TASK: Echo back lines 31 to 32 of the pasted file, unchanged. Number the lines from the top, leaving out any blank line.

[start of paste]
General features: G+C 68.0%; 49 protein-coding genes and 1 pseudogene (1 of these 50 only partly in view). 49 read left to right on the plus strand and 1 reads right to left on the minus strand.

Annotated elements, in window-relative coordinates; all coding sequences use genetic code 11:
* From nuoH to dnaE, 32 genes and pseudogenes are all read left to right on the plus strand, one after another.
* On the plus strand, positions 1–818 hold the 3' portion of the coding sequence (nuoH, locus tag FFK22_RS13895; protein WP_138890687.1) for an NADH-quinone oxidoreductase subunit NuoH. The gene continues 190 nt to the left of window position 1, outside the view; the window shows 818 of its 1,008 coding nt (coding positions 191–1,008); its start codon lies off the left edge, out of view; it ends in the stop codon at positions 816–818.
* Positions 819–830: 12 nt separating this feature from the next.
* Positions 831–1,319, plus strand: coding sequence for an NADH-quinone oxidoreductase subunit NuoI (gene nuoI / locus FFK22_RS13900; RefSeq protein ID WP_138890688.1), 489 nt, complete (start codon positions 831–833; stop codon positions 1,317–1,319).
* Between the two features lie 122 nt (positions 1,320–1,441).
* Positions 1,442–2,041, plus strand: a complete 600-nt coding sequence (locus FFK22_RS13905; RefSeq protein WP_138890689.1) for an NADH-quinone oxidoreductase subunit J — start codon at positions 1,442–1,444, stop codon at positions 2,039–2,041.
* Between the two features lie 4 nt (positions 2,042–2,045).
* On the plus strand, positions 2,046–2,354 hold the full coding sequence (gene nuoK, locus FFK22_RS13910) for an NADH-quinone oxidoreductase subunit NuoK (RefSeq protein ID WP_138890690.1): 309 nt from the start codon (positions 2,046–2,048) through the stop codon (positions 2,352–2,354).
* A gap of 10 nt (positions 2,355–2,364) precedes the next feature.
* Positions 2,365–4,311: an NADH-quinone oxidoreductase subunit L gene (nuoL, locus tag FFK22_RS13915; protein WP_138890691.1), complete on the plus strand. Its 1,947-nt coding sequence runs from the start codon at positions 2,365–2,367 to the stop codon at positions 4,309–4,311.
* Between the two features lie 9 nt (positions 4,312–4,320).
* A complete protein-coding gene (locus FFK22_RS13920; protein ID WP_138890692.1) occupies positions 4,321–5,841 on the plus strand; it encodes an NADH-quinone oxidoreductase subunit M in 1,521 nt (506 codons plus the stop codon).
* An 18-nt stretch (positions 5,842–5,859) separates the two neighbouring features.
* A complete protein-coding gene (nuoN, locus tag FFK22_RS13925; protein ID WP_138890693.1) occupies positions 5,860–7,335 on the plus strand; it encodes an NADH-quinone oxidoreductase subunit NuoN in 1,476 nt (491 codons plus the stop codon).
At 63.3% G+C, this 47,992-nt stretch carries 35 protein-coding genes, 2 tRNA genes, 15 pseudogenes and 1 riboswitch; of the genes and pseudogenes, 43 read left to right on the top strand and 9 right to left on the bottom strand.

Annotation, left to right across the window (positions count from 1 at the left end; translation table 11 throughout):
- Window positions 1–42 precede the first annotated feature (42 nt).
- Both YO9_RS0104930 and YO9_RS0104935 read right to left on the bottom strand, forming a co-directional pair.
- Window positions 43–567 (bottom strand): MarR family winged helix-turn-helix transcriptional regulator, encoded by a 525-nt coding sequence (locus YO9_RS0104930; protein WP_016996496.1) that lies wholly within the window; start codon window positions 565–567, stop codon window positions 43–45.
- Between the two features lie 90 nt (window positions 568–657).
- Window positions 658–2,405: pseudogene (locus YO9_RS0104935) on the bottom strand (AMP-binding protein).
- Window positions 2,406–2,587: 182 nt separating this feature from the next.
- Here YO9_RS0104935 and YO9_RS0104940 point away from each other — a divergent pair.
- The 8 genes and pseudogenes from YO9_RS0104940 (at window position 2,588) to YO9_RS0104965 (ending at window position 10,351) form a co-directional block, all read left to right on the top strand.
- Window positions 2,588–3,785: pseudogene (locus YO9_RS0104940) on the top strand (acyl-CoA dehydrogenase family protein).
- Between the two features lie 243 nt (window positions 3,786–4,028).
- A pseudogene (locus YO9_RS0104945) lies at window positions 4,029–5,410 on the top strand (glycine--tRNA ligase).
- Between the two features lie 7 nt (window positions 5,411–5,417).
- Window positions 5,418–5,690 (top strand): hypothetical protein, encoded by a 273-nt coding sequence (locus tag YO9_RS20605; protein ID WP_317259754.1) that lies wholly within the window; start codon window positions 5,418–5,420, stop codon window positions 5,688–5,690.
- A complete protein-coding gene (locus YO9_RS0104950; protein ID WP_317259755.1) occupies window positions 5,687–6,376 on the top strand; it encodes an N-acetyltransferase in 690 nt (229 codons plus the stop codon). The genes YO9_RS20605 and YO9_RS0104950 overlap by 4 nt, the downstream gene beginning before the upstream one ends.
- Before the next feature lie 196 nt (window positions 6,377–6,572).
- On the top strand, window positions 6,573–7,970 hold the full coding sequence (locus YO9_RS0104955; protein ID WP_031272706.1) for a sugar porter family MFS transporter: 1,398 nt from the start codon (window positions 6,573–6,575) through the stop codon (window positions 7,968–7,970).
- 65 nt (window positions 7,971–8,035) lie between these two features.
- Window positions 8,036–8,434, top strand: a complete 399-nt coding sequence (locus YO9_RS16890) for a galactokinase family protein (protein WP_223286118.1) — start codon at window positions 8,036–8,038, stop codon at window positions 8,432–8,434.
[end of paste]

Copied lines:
- Window positions 5,418–5,690 (top strand): hypothetical protein, encoded by a 273-nt coding sequence (locus tag YO9_RS20605; protein ID WP_317259754.1) that lies wholly within the window; start codon window positions 5,418–5,420, stop codon window positions 5,688–5,690.
- A complete protein-coding gene (locus YO9_RS0104950; protein ID WP_317259755.1) occupies window positions 5,687–6,376 on the top strand; it encodes an N-acetyltransferase in 690 nt (229 codons plus the stop codon). The genes YO9_RS20605 and YO9_RS0104950 overlap by 4 nt, the downstream gene beginning before the upstream one ends.